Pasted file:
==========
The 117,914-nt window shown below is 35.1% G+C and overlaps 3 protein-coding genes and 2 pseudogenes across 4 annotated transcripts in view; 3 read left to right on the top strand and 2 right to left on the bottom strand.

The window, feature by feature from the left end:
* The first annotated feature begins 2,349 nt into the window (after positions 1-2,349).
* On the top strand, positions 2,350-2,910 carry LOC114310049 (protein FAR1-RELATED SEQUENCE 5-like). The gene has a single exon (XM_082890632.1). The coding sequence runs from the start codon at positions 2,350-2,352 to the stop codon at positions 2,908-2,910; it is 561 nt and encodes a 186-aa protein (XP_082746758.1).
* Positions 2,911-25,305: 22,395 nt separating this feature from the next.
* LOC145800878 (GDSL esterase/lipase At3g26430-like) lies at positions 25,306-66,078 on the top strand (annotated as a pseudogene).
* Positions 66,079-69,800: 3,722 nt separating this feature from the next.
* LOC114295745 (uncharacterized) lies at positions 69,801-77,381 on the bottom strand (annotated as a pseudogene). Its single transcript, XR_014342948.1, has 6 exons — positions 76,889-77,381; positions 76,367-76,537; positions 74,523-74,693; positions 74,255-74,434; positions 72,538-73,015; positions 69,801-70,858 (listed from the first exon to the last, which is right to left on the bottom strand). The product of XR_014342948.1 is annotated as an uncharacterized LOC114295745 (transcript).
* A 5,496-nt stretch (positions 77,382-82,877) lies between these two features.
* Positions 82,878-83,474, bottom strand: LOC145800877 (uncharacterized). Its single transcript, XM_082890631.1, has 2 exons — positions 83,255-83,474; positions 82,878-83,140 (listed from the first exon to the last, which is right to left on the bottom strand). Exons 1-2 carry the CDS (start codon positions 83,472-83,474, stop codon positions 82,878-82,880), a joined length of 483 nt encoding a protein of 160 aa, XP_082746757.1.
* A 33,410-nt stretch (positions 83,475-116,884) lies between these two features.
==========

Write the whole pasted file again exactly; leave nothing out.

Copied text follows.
The 117,914-nt window shown below is 35.1% G+C and overlaps 3 protein-coding genes and 2 pseudogenes across 4 annotated transcripts in view; 3 read left to right on the top strand and 2 right to left on the bottom strand.

The window, feature by feature from the left end:
* The first annotated feature begins 2,349 nt into the window (after positions 1-2,349).
* On the top strand, positions 2,350-2,910 carry LOC114310049 (protein FAR1-RELATED SEQUENCE 5-like). The gene has a single exon (XM_082890632.1). The coding sequence runs from the start codon at positions 2,350-2,352 to the stop codon at positions 2,908-2,910; it is 561 nt and encodes a 186-aa protein (XP_082746758.1).
* Positions 2,911-25,305: 22,395 nt separating this feature from the next.
* LOC145800878 (GDSL esterase/lipase At3g26430-like) lies at positions 25,306-66,078 on the top strand (annotated as a pseudogene).
* Positions 66,079-69,800: 3,722 nt separating this feature from the next.
* LOC114295745 (uncharacterized) lies at positions 69,801-77,381 on the bottom strand (annotated as a pseudogene). Its single transcript, XR_014342948.1, has 6 exons — positions 76,889-77,381; positions 76,367-76,537; positions 74,523-74,693; positions 74,255-74,434; positions 72,538-73,015; positions 69,801-70,858 (listed from the first exon to the last, which is right to left on the bottom strand). The product of XR_014342948.1 is annotated as an uncharacterized LOC114295745 (transcript).
* A 5,496-nt stretch (positions 77,382-82,877) lies between these two features.
* Positions 82,878-83,474, bottom strand: LOC145800877 (uncharacterized). Its single transcript, XM_082890631.1, has 2 exons — positions 83,255-83,474; positions 82,878-83,140 (listed from the first exon to the last, which is right to left on the bottom strand). Exons 1-2 carry the CDS (start codon positions 83,472-83,474, stop codon positions 82,878-82,880), a joined length of 483 nt encoding a protein of 160 aa, XP_082746757.1.
* A 33,410-nt stretch (positions 83,475-116,884) lies between these two features.